KCCA, Vipers not enthused by Caf Super League

Thursday June 24 2021

Handicap. Anisha Muhoozi says KCCA are not as rich as other big clubs on the continent. PHOTO | JOHN BATANUDDE

By Fred Mwambu

African football is going ahead with plans to launch a Super League, the continent’s governing body said, despite a similar project in Europe crashing after public outcry.

Confederation of African Football (Caf) president Patrice Motsepe said an African Super League, an idea first suggested by Fifa president Gianni Infantino, was needed to improve the game on the continent and make it financially viable.

“We are assessing and in preliminary discussions to start an inclusive and broadly supported and beneficial Caf African Super League,” he said in a statement.

“We have been following the attempts by some top European clubs to form a Euro Super League and will learn from their experience and pitfalls.” Infantino raised the idea first in 2019 saying it would comprise 20 member clubs plus others that would qualify via regional competitions.

He predicted that the Super League would have the potential to generate a revenue of US$3b (Shs11b) over a five-year cycle.

Pipe dream


In the East African region, the idea is already welcomed by Tanzania’s Simba. Vipers and Kcca who have frequented the continent over the last decade believe that is a pipe dream for Ugandan clubs. “We have made strides on the continent and are now able to flex muscles on the pitch with the biggest names but moneywise,” KCCA chief executive officer Anisha Muhoozi says.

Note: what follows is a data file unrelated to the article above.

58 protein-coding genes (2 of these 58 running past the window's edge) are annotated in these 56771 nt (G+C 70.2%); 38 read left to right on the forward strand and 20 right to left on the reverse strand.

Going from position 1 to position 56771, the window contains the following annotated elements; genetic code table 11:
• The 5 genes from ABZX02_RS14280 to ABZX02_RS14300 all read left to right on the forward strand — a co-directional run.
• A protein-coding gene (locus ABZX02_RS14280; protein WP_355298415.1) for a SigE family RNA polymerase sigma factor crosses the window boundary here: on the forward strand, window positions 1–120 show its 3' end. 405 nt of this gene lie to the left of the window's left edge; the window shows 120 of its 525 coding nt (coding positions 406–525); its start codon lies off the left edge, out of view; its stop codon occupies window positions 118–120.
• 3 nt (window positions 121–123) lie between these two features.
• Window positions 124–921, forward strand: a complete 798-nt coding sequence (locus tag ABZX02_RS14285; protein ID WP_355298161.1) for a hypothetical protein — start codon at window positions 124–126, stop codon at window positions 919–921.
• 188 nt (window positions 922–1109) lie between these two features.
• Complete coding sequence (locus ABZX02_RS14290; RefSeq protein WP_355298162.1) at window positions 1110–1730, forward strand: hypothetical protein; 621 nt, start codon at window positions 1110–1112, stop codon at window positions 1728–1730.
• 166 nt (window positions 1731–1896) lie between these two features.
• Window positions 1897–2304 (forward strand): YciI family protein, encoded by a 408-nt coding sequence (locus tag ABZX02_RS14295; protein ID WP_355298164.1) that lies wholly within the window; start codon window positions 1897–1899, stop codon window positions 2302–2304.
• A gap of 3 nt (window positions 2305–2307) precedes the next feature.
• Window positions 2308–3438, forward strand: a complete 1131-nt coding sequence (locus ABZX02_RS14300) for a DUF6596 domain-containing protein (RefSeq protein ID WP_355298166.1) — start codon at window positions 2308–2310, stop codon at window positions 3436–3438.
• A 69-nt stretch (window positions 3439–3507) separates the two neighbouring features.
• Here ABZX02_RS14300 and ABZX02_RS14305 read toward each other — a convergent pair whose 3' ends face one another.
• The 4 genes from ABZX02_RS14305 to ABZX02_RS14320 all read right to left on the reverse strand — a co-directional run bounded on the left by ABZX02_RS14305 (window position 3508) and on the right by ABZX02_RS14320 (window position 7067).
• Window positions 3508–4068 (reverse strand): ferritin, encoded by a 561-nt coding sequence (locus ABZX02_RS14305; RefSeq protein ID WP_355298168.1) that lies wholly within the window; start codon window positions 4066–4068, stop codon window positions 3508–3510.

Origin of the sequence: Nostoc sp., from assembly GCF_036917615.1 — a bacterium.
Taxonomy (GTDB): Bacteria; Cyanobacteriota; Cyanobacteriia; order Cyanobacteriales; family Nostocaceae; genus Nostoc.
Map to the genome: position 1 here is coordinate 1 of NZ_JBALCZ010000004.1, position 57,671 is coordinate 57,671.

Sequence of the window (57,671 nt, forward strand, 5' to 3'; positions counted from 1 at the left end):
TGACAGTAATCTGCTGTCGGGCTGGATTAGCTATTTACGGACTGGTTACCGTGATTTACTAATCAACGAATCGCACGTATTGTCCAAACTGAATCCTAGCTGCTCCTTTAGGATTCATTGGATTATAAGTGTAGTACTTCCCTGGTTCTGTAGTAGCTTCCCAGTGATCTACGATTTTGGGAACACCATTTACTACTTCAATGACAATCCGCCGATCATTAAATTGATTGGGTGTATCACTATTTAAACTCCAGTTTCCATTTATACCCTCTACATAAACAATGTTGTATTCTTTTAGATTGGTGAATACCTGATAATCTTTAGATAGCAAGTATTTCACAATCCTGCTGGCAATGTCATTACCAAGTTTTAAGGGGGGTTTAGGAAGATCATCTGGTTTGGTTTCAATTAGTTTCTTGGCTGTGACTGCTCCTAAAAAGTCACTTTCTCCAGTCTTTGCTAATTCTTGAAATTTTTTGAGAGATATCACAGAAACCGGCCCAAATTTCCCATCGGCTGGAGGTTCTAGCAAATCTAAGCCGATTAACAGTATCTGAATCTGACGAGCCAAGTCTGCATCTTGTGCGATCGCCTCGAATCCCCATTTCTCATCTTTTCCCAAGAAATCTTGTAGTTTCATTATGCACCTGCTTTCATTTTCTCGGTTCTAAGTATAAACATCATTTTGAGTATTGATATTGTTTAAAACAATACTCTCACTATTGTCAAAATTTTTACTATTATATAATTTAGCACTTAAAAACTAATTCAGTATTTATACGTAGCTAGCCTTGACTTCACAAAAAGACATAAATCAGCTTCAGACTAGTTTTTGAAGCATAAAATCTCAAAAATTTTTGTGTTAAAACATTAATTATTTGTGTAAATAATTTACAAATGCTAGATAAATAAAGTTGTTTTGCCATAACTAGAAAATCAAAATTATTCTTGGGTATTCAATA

“We are still lagging behind and therefore we can’t think of such at this time. There are many things that we have to change and do right before we even think about such things.”

It’s no different for Vipers. “We’ve a long way to go if we’re to reach there. It is possible but not now, maybe 15 years to come if we do some things right,” Vipers’ director Harunah Kyobe reasons.

“We need the right policies and put competent people to achieve such. Those clubs and their countries see football as business unlike us,” he adds. The entire StarTimes’ sponsorship of the Uganda Premier League is worth US$7.4m (Shs27b) for 10 years.

Lessons learnt

Motsepe is aware of a similar project that fatally crashed in Europe recently but is positive his administration is picking lessons.

“We have been following the attempts by some top European clubs to form a European Super League and will learn from their experience and pitfalls,” he said.

According to the Africa edition of Accounting and Business magazine, Africa’s football clubs have a combined annual turnover of less than US$400m (Shs1.48tr) while Europe’s top 10 clubs all make more individually.